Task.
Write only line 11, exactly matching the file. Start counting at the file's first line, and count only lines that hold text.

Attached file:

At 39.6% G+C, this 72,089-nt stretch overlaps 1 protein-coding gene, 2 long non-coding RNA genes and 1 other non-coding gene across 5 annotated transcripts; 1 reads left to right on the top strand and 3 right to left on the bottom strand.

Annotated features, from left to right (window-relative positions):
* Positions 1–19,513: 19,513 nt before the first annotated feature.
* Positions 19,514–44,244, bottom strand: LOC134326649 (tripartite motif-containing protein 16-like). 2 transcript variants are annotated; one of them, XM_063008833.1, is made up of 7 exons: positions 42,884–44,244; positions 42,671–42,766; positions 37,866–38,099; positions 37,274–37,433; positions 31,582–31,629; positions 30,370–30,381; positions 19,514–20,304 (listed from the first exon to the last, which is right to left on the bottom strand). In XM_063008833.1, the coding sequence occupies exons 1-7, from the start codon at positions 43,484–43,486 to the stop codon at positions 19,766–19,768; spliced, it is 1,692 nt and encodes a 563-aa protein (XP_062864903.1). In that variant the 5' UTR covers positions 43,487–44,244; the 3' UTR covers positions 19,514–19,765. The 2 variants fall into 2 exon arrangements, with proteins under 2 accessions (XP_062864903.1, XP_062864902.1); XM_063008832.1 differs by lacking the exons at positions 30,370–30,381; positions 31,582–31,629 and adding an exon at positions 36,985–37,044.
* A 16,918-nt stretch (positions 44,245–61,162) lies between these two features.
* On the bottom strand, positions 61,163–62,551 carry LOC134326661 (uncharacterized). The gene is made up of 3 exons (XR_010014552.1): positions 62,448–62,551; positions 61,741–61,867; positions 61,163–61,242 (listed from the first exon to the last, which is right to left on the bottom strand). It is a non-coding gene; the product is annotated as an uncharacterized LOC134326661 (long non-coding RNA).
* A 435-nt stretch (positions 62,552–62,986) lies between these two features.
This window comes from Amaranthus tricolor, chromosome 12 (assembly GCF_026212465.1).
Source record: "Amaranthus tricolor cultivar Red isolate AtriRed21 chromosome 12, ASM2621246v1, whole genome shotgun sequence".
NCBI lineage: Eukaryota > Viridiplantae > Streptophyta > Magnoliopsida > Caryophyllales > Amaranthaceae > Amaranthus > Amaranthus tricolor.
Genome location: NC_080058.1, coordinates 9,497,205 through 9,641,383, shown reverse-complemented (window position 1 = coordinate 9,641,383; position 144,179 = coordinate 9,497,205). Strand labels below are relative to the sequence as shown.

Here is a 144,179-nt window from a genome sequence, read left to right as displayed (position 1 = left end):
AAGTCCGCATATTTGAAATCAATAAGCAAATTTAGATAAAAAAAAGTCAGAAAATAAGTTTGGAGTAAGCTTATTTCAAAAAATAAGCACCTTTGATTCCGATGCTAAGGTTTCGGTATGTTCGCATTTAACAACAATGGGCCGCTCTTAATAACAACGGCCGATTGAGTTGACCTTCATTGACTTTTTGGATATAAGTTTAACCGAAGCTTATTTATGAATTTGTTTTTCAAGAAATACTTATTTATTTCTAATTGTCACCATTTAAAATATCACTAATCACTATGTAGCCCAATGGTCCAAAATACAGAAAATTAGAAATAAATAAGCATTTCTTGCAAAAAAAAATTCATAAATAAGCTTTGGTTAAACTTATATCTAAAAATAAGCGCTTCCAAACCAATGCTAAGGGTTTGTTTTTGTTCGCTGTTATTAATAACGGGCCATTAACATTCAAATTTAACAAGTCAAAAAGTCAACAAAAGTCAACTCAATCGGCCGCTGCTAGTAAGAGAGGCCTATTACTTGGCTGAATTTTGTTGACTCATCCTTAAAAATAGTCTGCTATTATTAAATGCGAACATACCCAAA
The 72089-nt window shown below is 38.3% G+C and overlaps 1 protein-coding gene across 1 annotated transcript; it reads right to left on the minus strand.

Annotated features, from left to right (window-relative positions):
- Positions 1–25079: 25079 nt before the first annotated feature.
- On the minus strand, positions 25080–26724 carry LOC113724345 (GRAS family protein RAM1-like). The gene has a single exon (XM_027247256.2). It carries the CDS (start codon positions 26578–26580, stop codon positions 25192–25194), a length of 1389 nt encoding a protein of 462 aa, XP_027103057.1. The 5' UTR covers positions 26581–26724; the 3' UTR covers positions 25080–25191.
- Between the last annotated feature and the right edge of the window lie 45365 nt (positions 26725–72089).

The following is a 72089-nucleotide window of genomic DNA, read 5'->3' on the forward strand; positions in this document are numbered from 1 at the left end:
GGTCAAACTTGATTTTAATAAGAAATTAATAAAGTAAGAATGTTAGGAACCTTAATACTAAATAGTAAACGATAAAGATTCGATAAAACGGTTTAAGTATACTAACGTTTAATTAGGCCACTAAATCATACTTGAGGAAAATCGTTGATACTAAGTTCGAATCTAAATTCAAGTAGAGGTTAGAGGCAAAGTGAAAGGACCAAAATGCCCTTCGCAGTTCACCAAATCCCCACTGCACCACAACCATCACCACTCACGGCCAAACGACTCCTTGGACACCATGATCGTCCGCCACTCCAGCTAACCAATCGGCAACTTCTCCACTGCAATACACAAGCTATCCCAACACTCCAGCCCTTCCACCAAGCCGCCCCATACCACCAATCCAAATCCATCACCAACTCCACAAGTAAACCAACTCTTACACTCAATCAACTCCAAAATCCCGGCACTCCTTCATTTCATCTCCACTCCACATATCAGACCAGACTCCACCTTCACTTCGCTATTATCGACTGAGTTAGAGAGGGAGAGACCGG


Genome location: NC_080058.1, coordinates 9,497,205 through 9,641,383, shown reverse-complemented (window position 1 = coordinate 9,641,383; position 144,179 = coordinate 9,497,205). Strand labels below are relative to the sequence as shown.